US hunter shows debris said to be of missing flight MH370

Transport Minister Loke Siew Fook (third from left) looking at the pieces of plane debris believed to be from the MH370 plane.

PUTRAJAYA: Relatives of people who went missing on Malaysia Airlines flight MH370 in 2014 handed over new pieces of debris said to be from the missing aircraft to Transport Minister Loke Siew Fook today.

They said they were given the five pieces of debris by fishermen, believed to be from the floor panel of a Boeing 777, near Madagascar.

“The real answer to MH370 is lying underwater. To get the real answers, we must go underwater.

“However, each of these small pieces and personal effects can provide us a clue,” said US wreck hunter Blaine Gibson after handing over the parts to Loke along with some MH370 victims’ next-of-kin.

“Every little piece is a clue and it would be nice if the government makes efforts to search for surface debris.”

Today’s meeting was organised by Voice 370, a group representing the relatives of those on the flight.

US wreck hunter Blaine Gibson says every piece from the plane is a clue.

Flight MH370, carrying 239 people on board, disappeared on its way from Kuala Lumpur to Beijing on March 8, 2014, and became one of the world’s greatest aviation mysteries.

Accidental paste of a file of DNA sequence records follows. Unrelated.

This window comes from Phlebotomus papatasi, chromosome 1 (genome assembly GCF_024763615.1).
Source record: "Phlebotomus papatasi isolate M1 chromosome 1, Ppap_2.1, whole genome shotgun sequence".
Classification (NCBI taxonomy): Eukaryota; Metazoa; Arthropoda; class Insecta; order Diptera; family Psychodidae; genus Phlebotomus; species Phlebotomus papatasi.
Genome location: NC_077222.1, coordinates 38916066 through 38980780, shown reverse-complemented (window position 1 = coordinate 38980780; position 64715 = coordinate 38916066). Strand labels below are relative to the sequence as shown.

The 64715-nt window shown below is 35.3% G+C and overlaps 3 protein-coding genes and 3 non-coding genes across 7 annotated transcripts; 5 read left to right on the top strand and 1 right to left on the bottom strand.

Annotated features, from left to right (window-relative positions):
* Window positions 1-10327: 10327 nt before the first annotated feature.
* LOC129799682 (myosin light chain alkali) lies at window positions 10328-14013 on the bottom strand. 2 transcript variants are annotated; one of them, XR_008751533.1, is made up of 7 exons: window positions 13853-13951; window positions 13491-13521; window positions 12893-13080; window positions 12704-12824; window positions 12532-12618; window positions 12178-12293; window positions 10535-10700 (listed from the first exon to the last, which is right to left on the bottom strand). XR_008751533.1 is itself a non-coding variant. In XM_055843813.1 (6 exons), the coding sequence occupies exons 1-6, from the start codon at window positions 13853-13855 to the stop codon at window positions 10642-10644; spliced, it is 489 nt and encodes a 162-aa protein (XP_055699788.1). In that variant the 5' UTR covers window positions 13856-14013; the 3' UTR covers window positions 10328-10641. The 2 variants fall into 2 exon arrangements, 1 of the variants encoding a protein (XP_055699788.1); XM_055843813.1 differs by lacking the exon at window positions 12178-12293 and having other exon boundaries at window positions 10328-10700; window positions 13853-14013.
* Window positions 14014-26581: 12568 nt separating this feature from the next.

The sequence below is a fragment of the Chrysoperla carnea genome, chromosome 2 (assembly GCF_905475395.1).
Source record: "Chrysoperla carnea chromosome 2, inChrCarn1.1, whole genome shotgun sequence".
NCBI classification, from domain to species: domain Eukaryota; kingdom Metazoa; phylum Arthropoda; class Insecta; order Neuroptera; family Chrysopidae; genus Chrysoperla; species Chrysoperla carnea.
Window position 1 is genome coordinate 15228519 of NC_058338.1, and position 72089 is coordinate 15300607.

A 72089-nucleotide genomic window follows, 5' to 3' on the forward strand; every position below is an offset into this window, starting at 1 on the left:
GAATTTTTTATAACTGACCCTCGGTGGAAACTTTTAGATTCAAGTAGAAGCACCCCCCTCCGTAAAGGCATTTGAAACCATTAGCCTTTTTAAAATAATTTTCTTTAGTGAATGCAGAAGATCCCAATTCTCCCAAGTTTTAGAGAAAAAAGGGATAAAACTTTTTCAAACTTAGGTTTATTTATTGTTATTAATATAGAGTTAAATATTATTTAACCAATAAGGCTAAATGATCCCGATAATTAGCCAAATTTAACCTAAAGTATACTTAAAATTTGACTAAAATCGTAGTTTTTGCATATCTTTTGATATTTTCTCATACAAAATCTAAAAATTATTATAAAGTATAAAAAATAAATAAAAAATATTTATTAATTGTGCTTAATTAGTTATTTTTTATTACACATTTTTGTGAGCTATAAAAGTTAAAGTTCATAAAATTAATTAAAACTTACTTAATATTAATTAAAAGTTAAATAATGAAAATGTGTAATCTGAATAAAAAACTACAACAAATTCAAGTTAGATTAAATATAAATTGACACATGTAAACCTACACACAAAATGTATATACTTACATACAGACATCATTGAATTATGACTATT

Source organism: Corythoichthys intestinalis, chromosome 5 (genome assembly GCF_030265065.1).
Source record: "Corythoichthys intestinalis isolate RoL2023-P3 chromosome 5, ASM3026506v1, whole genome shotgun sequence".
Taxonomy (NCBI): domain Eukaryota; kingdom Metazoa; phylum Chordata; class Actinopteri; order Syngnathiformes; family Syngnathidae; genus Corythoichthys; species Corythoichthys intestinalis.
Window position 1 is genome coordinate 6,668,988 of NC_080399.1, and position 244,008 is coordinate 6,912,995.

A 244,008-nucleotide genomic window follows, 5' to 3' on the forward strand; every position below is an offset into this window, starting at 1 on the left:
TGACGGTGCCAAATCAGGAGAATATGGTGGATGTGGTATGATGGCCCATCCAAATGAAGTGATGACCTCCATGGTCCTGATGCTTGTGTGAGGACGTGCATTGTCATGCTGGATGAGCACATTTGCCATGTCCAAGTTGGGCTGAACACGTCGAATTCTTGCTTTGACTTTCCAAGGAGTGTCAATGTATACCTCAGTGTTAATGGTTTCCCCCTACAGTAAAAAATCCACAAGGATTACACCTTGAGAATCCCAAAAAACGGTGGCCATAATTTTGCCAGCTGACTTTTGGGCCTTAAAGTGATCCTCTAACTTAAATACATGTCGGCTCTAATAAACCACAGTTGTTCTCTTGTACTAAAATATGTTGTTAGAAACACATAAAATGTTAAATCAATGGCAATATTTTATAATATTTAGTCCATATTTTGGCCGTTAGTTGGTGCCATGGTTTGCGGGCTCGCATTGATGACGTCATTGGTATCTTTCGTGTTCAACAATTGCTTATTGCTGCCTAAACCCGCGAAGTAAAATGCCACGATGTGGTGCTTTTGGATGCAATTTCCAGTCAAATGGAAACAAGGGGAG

The deep-sea search mission carried out for almost three years by Australia, China and Malaysia to locate the missing aircraft in the Indian Ocean covered 120,000 sq km. It ended fruitlessly.

Another mission carried out by Ocean Infinity, a US-based underwater exploration company, stopped on May 29 without any significant findings.

In July, investigators released a 495-page report, saying the plane’s controls were likely deliberately manipulated to take it off course but they were not able to determine who was responsible.

In all, 27 pieces of aircraft debris have been collected from various places around the world but only three wing fragments that washed up along the Indian Ocean coast have been confirmed to be from MH370.

Prime Minister Dr Mahathir Mohamad had said in May that the country would consider resuming the search only if new clues come to light.

This was reiterated by Loke who yesterday told Parliament: “We haven’t completely shut down the possibility of resuming the search mission, but the government can’t go on searching without credible leads, without any solid evidence.”

Gibson, a self-styled investigator who has been described as an “Indiana Jones crusader”, has been credited with discovering over two dozen pieces of the plane.

When asked by Gibson if he was open to another “no-find, no-fee” search contract, Loke said he was open to any possibility, provided there is credible evidence.

Loke said the five items will be handed over to the team investigating MH370’s disappearance.